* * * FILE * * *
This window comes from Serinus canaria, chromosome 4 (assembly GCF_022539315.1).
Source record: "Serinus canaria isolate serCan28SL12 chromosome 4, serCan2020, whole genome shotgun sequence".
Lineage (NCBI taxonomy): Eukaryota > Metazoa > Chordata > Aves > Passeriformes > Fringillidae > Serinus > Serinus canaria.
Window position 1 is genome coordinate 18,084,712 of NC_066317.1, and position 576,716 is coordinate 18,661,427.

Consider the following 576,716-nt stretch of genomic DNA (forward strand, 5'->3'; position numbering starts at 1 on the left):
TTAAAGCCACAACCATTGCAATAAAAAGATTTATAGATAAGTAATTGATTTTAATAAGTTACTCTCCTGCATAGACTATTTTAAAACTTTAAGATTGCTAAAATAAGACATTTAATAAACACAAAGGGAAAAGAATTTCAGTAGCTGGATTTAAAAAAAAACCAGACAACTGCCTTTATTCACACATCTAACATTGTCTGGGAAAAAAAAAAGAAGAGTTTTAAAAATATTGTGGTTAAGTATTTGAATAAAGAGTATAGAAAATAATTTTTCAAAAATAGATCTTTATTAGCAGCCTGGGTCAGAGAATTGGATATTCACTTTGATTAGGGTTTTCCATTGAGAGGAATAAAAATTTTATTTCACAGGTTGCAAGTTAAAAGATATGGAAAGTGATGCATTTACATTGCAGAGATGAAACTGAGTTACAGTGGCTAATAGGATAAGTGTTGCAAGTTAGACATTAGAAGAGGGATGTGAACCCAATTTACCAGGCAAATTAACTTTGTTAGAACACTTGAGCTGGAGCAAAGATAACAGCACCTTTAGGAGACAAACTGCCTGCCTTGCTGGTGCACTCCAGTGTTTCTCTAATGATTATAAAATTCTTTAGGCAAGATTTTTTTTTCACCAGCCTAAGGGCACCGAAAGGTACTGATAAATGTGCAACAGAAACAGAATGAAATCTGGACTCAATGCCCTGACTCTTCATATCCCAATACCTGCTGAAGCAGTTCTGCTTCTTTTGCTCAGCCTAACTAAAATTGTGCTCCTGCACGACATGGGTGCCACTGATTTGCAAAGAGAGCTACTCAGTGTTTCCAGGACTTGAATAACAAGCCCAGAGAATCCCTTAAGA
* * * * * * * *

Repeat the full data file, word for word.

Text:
This window comes from Serinus canaria, chromosome 4 (assembly GCF_022539315.1).
Source record: "Serinus canaria isolate serCan28SL12 chromosome 4, serCan2020, whole genome shotgun sequence".
Lineage (NCBI taxonomy): Eukaryota > Metazoa > Chordata > Aves > Passeriformes > Fringillidae > Serinus > Serinus canaria.
Window position 1 is genome coordinate 18,084,712 of NC_066317.1, and position 576,716 is coordinate 18,661,427.

Consider the following 576,716-nt stretch of genomic DNA (forward strand, 5'->3'; position numbering starts at 1 on the left):
TTAAAGCCACAACCATTGCAATAAAAAGATTTATAGATAAGTAATTGATTTTAATAAGTTACTCTCCTGCATAGACTATTTTAAAACTTTAAGATTGCTAAAATAAGACATTTAATAAACACAAAGGGAAAAGAATTTCAGTAGCTGGATTTAAAAAAAAACCAGACAACTGCCTTTATTCACACATCTAACATTGTCTGGGAAAAAAAAAAGAAGAGTTTTAAAAATATTGTGGTTAAGTATTTGAATAAAGAGTATAGAAAATAATTTTTCAAAAATAGATCTTTATTAGCAGCCTGGGTCAGAGAATTGGATATTCACTTTGATTAGGGTTTTCCATTGAGAGGAATAAAAATTTTATTTCACAGGTTGCAAGTTAAAAGATATGGAAAGTGATGCATTTACATTGCAGAGATGAAACTGAGTTACAGTGGCTAATAGGATAAGTGTTGCAAGTTAGACATTAGAAGAGGGATGTGAACCCAATTTACCAGGCAAATTAACTTTGTTAGAACACTTGAGCTGGAGCAAAGATAACAGCACCTTTAGGAGACAAACTGCCTGCCTTGCTGGTGCACTCCAGTGTTTCTCTAATGATTATAAAATTCTTTAGGCAAGATTTTTTTTTCACCAGCCTAAGGGCACCGAAAGGTACTGATAAATGTGCAACAGAAACAGAATGAAATCTGGACTCAATGCCCTGACTCTTCATATCCCAATACCTGCTGAAGCAGTTCTGCTTCTTTTGCTCAGCCTAACTAAAATTGTGCTCCTGCACGACATGGGTGCCACTGATTTGCAAAGAGAGCTACTCAGTGTTTCCAGGACTTGAATAACAAGCCCAGAGAATCCCTTAAGA